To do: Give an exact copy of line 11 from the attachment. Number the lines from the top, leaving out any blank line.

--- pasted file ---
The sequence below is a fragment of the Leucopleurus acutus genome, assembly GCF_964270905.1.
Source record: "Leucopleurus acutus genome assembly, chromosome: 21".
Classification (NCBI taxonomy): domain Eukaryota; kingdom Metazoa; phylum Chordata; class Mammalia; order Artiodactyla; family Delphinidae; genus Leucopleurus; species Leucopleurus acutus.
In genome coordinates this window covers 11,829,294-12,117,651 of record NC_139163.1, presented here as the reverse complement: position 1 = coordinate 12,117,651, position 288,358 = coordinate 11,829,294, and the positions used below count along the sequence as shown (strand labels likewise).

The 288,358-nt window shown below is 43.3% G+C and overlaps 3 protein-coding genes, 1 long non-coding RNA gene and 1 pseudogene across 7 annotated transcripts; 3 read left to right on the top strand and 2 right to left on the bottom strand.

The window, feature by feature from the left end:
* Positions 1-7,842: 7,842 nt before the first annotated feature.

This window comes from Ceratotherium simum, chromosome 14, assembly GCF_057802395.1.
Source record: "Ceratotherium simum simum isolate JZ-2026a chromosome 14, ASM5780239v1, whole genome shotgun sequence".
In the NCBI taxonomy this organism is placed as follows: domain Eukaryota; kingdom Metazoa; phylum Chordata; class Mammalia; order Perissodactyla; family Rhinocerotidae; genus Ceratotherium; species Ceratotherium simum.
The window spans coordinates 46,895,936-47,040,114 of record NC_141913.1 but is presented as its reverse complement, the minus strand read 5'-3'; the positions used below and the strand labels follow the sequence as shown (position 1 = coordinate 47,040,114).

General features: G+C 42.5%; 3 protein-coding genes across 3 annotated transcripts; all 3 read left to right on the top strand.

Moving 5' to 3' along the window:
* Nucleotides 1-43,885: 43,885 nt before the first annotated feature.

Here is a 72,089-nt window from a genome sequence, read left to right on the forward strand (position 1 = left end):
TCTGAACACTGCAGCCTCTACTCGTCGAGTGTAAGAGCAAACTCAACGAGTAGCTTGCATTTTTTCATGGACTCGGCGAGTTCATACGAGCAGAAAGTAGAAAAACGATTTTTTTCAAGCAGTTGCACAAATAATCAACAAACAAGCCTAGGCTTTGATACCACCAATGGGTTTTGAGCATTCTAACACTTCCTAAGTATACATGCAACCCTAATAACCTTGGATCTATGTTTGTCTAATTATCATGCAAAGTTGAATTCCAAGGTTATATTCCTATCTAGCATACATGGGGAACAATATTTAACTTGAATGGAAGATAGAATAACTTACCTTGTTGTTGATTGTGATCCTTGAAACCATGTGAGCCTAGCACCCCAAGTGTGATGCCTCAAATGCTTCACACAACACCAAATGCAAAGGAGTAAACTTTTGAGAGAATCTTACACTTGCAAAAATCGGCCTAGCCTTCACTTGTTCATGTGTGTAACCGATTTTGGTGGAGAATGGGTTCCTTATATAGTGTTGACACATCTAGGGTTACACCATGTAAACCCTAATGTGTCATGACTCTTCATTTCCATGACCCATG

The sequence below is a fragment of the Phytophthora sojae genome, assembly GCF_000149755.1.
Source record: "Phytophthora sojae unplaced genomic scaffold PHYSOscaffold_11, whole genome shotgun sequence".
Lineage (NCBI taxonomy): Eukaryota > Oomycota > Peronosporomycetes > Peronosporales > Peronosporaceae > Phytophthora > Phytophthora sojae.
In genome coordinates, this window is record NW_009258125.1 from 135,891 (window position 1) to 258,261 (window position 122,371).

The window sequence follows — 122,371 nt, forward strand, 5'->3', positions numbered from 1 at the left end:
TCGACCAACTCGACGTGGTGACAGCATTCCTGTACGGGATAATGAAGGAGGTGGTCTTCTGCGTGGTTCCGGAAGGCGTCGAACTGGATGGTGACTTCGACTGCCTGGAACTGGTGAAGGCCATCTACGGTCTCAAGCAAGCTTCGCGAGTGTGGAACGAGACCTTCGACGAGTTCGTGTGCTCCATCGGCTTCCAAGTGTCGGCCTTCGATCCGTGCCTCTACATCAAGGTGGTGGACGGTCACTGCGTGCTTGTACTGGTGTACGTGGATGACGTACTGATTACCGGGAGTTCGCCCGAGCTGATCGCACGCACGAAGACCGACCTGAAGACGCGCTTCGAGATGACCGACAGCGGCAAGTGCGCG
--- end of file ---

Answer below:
The window spans coordinates 46,895,936-47,040,114 of record NC_141913.1 but is presented as its reverse complement, the minus strand read 5'-3'; the positions used below and the strand labels follow the sequence as shown (position 1 = coordinate 47,040,114).